No need to be home alone
By Sunitha Natti | ENS
02nd December 2012 10:29 AM
Planning to retire or planning for retirement? Here’s a new element to add to your to-do list—booking the retirement home. The concept of retirement homes, which found its origins in the West many decades ago, seem to have found its feet in India too.
Here’s why. According to the 2011 census, India has 76 million people aged over 60; the number is expected to peak to 173 million by 2025. “Many senior citizens are now living alone in cities and villages with no one to take care of them. It’s either because of the waning joint family culture, increase in migration of children (mostly abroad) to work or lack of reliable neighbourhood help,” says Sanjay Lakhotia, director of Gurgaon-based Aamoksh One Eighty, a dedicated retirement homes developer.
While one can continue to lead a non-dependent lifestyle in one’s own house, the developers say retirement homes provide better security, companionship and management ease. “Retirement homes are similar to regular residential complexes but with better facilities, such as a doctor-on-call service, an ambulance within the premises, in-house restaurants and housekeeping staff,” explains Shashank P Paranjape, managing director, Paranjape Schemes Construction Ltd.
The Pune-based Paranjape’s maiden project, Athashri, started in 2003 and is believed to be one of India’s first retirement homes. Buoyed by its success, the company intends to replicate the model in other parts of the country. It has earmarked `250 crore to build similar homes in Chennai, Goa, Ahmedabad, Baroda and Hyderabad, over the next two years.
About a dozen players offer retirement homes in India currently. These appear in two formats, flats and villas. The business model too differs. While some players offer a ownership model, others offer property on a lease/rental basis. For this, one has to deposit a refundable amount and subsequently pay a monthly rent to avail the home’s accommodation and services.
The developers say building a retirement home costs nearly 30 per cent more than building regular residences. “Constructions costs are higher and margins relatively lower in retirement projects owing to the latter’s enhanced design needs,” explains Aman Batra, COO, Impact Projects Pvt Ltd, Amritsar. That’s because accommodation for seniors, be it an apartment or villa, need to incorporate elements such as non-skid tiles, low-gradient steps, stretcher lifts, wide corridors for wheelchair access, anti-glare sensor lights and emergency hooters.
Still, players like Aamoksh One Eighty, Riverdale Retirement Resorts in Cochin, Chennai-based Classic Kudumbam, Maharashtra-based Dignity Lifestyle, Bangalore-based Serenity Retirement Residences and Coimbatore-based Covai Property Centre are focusing only on retirement homes while developers like Paranjape, Shanti Constructions and Impact Projects do such homes alongwith other residential and commercial projects.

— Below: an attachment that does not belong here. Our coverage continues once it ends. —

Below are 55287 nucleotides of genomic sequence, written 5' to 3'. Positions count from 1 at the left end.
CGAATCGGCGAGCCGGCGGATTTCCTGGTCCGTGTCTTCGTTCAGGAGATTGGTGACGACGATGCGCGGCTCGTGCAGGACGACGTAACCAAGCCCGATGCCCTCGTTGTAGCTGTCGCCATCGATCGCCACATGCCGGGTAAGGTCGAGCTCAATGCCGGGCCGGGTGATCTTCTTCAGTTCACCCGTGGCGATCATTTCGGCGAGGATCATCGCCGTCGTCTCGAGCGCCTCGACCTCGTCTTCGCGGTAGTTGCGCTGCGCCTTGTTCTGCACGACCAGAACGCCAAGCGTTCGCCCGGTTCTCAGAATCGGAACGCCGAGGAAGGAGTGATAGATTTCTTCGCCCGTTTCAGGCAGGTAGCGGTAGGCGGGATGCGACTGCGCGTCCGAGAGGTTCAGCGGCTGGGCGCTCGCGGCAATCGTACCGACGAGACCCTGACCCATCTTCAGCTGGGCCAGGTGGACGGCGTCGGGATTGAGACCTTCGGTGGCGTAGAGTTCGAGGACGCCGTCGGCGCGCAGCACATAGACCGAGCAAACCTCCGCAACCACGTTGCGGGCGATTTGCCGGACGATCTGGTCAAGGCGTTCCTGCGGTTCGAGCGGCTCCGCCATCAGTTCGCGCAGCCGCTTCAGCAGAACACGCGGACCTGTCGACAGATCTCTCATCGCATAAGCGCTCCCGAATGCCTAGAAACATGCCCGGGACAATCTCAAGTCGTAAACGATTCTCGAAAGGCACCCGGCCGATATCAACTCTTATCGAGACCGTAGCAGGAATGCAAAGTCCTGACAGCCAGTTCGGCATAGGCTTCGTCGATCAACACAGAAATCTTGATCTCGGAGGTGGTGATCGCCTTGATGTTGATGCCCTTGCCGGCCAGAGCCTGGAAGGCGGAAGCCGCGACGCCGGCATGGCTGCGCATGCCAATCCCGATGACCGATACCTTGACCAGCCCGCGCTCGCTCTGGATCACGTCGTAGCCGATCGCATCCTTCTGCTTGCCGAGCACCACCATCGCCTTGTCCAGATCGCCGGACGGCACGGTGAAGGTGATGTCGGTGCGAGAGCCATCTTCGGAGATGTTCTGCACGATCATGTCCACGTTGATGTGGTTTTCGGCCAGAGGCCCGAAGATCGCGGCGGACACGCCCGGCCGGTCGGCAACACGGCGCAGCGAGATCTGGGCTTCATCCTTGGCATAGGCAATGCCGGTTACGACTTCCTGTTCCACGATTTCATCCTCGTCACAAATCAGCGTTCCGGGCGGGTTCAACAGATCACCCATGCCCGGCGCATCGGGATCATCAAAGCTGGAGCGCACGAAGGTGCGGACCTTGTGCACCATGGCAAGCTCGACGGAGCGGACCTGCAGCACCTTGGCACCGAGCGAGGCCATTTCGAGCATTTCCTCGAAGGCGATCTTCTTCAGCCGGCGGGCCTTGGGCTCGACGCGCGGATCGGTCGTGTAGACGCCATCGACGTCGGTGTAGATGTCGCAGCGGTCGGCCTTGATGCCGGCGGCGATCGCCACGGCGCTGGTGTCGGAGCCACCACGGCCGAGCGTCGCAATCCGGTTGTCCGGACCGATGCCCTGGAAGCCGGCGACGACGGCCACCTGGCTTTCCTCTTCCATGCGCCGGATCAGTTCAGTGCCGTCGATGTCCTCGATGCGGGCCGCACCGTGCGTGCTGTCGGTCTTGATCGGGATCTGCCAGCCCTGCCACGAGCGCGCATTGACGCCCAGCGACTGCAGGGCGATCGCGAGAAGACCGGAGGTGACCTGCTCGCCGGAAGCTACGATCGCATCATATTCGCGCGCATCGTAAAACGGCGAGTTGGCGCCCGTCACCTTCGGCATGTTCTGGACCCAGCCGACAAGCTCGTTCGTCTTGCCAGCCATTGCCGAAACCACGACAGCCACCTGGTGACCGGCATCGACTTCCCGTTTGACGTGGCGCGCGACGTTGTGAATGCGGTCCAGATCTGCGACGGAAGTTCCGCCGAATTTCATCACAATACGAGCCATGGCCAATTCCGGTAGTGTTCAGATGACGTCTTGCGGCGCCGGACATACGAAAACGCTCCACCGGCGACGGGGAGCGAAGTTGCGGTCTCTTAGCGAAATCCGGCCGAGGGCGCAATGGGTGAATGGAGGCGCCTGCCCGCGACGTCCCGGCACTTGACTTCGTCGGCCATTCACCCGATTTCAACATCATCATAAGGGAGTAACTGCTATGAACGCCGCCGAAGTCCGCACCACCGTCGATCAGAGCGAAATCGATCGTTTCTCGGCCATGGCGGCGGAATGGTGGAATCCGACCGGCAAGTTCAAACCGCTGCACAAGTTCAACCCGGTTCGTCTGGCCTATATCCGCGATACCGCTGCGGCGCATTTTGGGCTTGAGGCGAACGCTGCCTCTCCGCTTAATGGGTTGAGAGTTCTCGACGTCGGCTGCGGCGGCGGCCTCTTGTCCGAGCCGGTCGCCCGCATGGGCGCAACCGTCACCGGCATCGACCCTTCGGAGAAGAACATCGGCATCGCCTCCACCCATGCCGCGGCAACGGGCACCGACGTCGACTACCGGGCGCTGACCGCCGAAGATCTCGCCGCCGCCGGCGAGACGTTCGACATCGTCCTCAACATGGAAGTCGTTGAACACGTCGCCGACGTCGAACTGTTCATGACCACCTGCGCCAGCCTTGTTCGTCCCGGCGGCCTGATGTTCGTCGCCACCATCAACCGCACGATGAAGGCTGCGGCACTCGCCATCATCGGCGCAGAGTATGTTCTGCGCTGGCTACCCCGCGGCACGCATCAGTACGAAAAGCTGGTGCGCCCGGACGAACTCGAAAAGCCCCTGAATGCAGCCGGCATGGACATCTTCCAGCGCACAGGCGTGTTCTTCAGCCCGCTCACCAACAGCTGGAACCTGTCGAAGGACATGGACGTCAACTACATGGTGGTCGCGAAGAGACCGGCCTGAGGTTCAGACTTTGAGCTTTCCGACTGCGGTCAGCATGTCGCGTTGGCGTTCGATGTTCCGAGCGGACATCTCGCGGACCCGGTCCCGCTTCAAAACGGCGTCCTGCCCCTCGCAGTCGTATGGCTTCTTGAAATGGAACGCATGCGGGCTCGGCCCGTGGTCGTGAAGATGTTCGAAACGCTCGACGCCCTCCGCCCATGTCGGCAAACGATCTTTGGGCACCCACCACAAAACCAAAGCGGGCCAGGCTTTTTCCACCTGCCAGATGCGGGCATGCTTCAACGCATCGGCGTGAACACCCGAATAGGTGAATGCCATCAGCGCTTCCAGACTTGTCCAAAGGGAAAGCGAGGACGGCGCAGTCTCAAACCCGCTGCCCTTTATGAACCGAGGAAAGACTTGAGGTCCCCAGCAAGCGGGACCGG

“Each of our homes is built around a different theme and customer profile. Hence, each centre will have its own pricing strategy. For instance, our Kodaikanal property is designed more as a nature resort with a golf course, view of the mountains and we are only doing single-storey villas with large land parcels for people to enjoy nature,” says Lakhotia. Location is a crucial factor both in terms of pricing and positioning. Most senior homes are being developed either on the outskirts of major cities or at hill stations, holiday destinations or piligrimage places. “Rishikesh,
Dehradun, Coimbatore, Goa are some of the preferred destinations,” says Paranjape.
LIC Housing Ltd too entered the arena in 2008 with LIC Care Homes. Its first project, in Bangalore, involved single-storied bungalows with lawns. It is currently setting up similar projects in Goa, Lucknow, Hardwar, Puri, NCR/Gurgaon, Mohali, Mumbai/Pune, Hyderabad, Vadodara and Kolkata.
While DLF and Unitech have ruled out a likely foray into the retirement home space in the short-term, Mahindra Lifespace is not saying no. “It’s still a niche market, and in a nascent stage. We will gauge the demand before taking a call,” explains Anita Arjundas, managing director & CEO, Mahindra Lifespace Developers Ltd.
The reason is evident. “We all know there is a demand and the outlook is clear. But the business model still needs to evolve. Builders have to do a lot of groundwork to determine what will work–the ownership model or a lease model or a combination of both,” says Batra of Impact Projects.
Meanwhile, the seniors are coping the best they can.
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